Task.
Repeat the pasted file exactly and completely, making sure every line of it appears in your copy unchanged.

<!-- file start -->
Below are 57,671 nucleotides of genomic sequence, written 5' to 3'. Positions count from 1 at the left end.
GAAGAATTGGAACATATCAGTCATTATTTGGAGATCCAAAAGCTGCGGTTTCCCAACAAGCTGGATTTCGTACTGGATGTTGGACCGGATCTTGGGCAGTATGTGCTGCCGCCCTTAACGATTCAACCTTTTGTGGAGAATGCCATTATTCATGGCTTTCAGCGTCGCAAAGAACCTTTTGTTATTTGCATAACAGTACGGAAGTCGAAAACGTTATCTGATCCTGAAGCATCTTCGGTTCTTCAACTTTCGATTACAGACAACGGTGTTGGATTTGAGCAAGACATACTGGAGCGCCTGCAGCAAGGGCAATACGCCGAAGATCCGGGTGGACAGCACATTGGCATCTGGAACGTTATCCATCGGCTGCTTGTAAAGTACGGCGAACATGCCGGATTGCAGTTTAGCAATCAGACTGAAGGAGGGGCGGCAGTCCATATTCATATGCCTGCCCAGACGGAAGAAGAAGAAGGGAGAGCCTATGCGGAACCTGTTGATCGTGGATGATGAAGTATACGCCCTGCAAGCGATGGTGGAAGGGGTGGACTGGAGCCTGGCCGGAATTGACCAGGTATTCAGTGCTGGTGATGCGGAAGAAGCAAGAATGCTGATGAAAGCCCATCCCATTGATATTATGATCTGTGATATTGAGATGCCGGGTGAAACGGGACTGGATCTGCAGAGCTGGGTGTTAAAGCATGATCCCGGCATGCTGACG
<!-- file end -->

Below are 57,671 nucleotides of genomic sequence, written 5' to 3'. Positions count from 1 at the left end.
GAAGAATTGGAACATATCAGTCATTATTTGGAGATCCAAAAGCTGCGGTTTCCCAACAAGCTGGATTTCGTACTGGATGTTGGACCGGATCTTGGGCAGTATGTGCTGCCGCCCTTAACGATTCAACCTTTTGTGGAGAATGCCATTATTCATGGCTTTCAGCGTCGCAAAGAACCTTTTGTTATTTGCATAACAGTACGGAAGTCGAAAACGTTATCTGATCCTGAAGCATCTTCGGTTCTTCAACTTTCGATTACAGACAACGGTGTTGGATTTGAGCAAGACATACTGGAGCGCCTGCAGCAAGGGCAATACGCCGAAGATCCGGGTGGACAGCACATTGGCATCTGGAACGTTATCCATCGGCTGCTTGTAAAGTACGGCGAACATGCCGGATTGCAGTTTAGCAATCAGACTGAAGGAGGGGCGGCAGTCCATATTCATATGCCTGCCCAGACGGAAGAAGAAGAAGGGAGAGCCTATGCGGAACCTGTTGATCGTGGATGATGAAGTATACGCCCTGCAAGCGATGGTGGAAGGGGTGGACTGGAGCCTGGCCGGAATTGACCAGGTATTCAGTGCTGGTGATGCGGAAGAAGCAAGAATGCTGATGAAAGCCCATCCCATTGATATTATGATCTGTGATATTGAGATGCCGGGTGAAACGGGACTGGATCTGCAGAGCTGGGTGTTAAAGCATGATCCCGGCATGCTGACG